Auckland: The next revolution in space, what was long the special preserve of tax-funded giants like Nasa, will be launching next year from a paddock in New Zealand's remote South Island.
The rocket launch range is not just New Zealand's first of any kind, but also the world's first private launch range, and the rocket, designed by Rocket Lab, one of a growing number of businesses aiming to slash the cost of getting into space, will be powered by a 3D-printed rocket engine--another first.
The 16-metre carbon-cased rocket will weigh just 1,190 kilogrammes, and with fuel and payload will be only about a third the weight of SpaceX's Falcon 1, the first privately developed launch vehicle to go into orbit back in 2008.
The remote launch site is no accident. "One advantage of New Zealand being small is that's the perfect place to launch a rocket," said Rocket Lab's CEO Peter Beck.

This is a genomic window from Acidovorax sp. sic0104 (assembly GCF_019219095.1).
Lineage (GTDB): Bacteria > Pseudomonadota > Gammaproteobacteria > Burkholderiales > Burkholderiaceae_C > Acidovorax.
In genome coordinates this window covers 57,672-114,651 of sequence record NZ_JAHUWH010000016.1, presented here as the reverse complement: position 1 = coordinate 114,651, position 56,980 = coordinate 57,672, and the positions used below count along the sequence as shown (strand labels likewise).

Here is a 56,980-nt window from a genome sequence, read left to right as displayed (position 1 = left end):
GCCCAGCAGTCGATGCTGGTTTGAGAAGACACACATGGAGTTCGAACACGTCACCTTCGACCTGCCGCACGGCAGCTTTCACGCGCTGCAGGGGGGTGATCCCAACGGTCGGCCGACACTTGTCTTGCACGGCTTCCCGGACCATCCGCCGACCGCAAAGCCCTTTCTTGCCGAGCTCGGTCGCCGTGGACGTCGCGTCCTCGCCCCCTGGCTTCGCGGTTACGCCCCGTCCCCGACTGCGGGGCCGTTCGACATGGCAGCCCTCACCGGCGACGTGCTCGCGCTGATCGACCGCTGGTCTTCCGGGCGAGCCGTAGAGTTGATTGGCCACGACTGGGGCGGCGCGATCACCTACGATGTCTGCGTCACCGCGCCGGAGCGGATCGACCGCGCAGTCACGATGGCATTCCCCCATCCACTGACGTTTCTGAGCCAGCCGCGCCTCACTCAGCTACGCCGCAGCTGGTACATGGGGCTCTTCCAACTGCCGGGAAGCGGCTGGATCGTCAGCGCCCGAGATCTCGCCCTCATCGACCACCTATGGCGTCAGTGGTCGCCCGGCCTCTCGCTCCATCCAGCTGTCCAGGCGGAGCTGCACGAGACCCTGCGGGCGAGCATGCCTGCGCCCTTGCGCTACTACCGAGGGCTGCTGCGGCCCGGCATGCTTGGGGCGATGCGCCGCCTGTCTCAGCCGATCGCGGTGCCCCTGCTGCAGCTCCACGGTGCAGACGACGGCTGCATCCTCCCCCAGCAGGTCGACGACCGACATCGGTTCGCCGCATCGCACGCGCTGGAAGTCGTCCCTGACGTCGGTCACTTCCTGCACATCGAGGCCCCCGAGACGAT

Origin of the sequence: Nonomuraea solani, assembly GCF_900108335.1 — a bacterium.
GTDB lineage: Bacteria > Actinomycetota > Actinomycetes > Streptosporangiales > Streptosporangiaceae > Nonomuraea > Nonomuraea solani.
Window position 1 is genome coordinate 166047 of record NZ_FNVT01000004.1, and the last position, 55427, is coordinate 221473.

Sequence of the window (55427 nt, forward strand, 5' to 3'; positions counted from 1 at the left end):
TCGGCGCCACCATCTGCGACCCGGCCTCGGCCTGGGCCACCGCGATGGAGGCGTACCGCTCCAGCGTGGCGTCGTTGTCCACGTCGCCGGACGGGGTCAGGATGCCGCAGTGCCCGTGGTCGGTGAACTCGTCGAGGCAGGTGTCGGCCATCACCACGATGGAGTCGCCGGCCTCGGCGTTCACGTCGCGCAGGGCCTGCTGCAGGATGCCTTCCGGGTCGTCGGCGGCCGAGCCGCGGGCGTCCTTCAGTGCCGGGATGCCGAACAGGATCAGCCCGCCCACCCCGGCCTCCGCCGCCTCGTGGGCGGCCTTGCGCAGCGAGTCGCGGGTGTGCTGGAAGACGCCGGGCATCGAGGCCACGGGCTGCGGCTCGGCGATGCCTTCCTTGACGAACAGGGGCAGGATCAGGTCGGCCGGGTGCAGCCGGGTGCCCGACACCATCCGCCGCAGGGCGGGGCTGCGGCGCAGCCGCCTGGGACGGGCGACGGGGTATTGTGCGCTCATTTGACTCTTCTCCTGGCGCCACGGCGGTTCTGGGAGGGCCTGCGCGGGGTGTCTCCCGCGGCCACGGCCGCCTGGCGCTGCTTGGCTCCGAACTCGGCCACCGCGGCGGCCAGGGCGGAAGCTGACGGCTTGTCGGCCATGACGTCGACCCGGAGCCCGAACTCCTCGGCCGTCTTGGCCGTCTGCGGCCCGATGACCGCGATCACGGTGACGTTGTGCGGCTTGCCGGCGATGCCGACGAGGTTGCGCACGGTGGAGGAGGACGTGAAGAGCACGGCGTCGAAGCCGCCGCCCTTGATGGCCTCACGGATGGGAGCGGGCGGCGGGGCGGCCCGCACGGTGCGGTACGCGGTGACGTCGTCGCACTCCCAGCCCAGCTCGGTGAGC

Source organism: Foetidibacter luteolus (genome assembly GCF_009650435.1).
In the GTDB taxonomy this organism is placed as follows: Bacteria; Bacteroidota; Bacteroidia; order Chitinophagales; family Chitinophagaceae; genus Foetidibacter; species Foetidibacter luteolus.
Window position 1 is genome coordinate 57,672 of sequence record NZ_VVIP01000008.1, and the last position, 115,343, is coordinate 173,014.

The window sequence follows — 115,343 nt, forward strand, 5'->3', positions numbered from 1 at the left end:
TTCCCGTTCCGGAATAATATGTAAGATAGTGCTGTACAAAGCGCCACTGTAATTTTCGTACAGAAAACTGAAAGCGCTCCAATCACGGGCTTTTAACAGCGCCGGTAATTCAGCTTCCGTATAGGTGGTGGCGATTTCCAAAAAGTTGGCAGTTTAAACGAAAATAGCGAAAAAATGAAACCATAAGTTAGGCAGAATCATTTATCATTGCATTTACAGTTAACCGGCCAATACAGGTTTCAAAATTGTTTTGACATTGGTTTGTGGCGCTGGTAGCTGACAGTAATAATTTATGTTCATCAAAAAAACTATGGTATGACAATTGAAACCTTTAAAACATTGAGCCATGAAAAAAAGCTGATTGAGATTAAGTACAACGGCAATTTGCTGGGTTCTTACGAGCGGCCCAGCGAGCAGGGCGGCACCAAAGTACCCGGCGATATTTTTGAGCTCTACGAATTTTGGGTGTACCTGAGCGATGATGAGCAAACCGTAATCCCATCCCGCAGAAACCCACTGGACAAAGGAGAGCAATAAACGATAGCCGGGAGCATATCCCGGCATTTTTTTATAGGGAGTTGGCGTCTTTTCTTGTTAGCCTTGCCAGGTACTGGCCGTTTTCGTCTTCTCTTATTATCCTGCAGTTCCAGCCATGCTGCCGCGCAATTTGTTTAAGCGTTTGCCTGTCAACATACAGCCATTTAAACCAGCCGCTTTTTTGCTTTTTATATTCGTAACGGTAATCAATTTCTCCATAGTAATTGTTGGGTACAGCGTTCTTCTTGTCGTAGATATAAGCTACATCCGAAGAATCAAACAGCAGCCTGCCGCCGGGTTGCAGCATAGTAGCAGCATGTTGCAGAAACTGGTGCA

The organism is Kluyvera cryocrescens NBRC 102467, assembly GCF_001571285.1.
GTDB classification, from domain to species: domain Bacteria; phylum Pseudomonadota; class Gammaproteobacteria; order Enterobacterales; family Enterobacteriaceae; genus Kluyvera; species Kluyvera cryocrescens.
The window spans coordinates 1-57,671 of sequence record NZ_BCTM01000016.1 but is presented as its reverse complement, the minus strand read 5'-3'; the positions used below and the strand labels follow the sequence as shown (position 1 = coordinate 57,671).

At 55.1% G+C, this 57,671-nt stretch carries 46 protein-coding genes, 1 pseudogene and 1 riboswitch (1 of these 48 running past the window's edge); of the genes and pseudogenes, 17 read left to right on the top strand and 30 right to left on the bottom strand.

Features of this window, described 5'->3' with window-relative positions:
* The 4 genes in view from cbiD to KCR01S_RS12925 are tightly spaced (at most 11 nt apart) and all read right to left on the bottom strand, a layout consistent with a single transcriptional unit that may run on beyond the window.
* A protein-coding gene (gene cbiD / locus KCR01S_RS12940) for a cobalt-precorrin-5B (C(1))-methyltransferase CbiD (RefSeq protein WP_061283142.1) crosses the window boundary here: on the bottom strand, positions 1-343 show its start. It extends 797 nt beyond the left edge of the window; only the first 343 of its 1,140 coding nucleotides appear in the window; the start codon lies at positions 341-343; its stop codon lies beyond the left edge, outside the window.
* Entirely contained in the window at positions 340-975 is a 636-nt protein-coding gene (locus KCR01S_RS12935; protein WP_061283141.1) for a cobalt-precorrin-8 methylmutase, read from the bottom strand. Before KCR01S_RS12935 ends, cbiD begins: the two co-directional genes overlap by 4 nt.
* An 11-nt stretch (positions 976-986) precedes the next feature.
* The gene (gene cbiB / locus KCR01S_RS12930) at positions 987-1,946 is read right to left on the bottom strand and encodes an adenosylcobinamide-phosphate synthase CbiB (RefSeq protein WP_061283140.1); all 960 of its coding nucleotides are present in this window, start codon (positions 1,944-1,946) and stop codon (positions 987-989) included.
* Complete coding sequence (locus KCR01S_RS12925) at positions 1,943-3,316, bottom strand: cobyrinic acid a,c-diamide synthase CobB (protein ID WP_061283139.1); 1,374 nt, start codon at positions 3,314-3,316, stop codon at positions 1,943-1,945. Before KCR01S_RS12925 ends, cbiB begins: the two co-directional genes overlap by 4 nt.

Ships and planes need re-routing every time a rocket is launched, which limits opportunities in crowded US skies, but New Zealand, a country of 4 million people in the South Pacific, has only Antarctica to its south.
Rocket Lab is aiming for up to one launch a week from around 2018, costing just under $5 million each, a tenth of launch prices now, and vastly increasing business access to space.
Even Nasa, struggling to shift its launch backlog, this month awarded Rocket Lab and rivals Firefly Space Systems and Virgin Galactic contracts totalling $17.1 million to launch tiny satellites into orbit from 2017. Rocket Lab recently signed a deal with Moon Express to send a rocket to the moon in 2017 in a bid to win Google's $20 million Lunar X prize for the first company to send a probe that broadcasts images from the moon. Moon Express has already contracted for five launches with Rocket Lab and plans to send robotic spacecraft to the moon for exploration and commercial development of natural resources such as platinum.